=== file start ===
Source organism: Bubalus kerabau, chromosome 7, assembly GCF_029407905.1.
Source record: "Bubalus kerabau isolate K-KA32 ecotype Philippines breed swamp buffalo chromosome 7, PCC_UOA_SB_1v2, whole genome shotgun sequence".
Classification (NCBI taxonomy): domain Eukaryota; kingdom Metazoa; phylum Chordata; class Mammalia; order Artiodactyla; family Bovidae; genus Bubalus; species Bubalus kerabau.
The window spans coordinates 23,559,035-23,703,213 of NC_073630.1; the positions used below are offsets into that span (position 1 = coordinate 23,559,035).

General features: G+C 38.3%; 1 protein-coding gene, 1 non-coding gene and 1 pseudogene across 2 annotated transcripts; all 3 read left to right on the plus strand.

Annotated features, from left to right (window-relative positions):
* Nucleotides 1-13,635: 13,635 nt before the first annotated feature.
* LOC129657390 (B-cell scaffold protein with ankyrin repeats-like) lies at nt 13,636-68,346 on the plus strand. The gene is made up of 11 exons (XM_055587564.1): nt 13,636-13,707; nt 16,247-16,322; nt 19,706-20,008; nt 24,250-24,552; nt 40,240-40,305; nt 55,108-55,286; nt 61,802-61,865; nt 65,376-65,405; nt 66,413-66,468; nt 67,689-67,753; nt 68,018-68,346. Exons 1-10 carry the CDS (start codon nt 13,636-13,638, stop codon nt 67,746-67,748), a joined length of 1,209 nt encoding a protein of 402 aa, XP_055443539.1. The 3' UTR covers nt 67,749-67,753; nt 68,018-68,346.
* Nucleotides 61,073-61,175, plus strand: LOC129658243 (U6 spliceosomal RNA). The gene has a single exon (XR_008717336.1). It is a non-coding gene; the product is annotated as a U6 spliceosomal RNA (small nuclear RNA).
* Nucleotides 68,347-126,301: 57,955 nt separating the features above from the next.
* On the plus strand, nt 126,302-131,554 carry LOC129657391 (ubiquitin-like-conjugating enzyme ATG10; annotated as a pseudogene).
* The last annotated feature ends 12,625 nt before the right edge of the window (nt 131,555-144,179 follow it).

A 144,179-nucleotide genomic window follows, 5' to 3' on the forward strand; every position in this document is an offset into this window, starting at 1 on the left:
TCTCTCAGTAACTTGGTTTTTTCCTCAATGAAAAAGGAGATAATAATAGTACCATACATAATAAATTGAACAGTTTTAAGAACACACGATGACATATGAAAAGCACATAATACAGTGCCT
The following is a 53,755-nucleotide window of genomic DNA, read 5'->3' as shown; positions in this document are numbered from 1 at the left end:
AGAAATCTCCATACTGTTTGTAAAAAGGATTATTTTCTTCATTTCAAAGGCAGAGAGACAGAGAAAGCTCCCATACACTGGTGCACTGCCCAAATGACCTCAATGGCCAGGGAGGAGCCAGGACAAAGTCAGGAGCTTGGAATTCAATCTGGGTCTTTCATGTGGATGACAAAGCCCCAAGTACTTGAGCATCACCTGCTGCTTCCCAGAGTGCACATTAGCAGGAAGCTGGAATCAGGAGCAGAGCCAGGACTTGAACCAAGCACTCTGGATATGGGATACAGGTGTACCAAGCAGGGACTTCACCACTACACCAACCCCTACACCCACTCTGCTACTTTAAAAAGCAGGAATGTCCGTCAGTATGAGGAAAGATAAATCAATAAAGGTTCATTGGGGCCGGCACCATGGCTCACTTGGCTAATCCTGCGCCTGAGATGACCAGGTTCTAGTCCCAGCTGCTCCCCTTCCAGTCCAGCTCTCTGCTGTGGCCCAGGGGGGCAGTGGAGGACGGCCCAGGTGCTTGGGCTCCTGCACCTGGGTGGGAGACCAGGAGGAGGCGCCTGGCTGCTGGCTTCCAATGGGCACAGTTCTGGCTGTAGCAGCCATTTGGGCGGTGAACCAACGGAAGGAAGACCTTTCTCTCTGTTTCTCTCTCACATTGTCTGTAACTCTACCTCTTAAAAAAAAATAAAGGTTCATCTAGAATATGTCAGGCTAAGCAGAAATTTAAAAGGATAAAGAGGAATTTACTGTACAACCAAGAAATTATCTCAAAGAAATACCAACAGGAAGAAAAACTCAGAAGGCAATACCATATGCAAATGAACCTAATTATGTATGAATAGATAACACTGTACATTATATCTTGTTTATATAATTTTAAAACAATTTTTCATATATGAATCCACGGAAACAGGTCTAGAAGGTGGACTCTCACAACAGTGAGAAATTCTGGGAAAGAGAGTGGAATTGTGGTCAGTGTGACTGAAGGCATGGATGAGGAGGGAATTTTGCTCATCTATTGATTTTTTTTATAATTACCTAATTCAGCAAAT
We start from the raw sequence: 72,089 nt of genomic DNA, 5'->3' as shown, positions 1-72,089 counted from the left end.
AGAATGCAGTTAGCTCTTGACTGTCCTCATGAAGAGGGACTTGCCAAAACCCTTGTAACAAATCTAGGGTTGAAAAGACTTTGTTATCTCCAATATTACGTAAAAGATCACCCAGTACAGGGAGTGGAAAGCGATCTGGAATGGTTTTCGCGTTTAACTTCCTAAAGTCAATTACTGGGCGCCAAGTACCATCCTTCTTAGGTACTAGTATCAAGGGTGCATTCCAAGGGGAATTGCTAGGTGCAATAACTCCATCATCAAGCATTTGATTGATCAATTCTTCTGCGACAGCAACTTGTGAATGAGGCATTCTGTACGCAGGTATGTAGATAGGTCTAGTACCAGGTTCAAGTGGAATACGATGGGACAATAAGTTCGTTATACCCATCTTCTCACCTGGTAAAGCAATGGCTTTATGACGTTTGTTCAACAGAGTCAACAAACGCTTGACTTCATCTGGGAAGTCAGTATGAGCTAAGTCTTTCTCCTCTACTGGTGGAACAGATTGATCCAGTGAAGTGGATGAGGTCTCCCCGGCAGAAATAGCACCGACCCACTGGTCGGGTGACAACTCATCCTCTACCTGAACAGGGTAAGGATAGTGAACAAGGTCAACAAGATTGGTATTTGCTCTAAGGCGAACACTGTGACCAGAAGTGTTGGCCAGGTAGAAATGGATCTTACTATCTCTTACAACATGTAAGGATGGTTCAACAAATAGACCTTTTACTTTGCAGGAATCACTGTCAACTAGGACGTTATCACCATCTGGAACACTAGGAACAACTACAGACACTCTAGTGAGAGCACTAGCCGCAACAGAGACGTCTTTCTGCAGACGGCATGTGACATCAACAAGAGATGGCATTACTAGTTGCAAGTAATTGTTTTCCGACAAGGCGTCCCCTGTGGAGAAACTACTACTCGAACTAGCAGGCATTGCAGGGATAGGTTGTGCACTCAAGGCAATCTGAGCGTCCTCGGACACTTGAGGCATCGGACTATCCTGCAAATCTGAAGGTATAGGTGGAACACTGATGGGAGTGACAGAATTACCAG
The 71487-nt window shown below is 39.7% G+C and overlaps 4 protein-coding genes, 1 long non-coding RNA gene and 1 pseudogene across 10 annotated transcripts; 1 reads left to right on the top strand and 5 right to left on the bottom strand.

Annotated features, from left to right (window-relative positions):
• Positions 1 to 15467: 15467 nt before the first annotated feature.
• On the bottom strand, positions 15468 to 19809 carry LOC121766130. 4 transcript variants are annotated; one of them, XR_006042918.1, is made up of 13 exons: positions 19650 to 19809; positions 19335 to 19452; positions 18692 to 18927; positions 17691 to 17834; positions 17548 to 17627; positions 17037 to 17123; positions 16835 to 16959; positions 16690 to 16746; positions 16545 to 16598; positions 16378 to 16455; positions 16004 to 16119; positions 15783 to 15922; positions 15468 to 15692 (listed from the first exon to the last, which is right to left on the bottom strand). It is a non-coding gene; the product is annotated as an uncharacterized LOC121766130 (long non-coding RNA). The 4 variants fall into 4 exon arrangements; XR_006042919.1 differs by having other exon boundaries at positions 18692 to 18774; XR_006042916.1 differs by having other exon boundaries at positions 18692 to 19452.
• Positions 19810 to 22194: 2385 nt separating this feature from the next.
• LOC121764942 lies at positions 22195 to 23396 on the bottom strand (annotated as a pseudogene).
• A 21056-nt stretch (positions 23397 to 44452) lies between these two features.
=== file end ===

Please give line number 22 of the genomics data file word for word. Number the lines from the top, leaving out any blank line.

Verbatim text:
• On the bottom strand, positions 15468 to 19809 carry LOC121766130. 4 transcript variants are annotated; one of them, XR_006042918.1, is made up of 13 exons: positions 19650 to 19809; positions 19335 to 19452; positions 18692 to 18927; positions 17691 to 17834; positions 17548 to 17627; positions 17037 to 17123; positions 16835 to 16959; positions 16690 to 16746; positions 16545 to 16598; positions 16378 to 16455; positions 16004 to 16119; positions 15783 to 15922; positions 15468 to 15692 (listed from the first exon to the last, which is right to left on the bottom strand). It is a non-coding gene; the product is annotated as an uncharacterized LOC121766130 (long non-coding RNA). The 4 variants fall into 4 exon arrangements; XR_006042919.1 differs by having other exon boundaries at positions 18692 to 18774; XR_006042916.1 differs by having other exon boundaries at positions 18692 to 19452.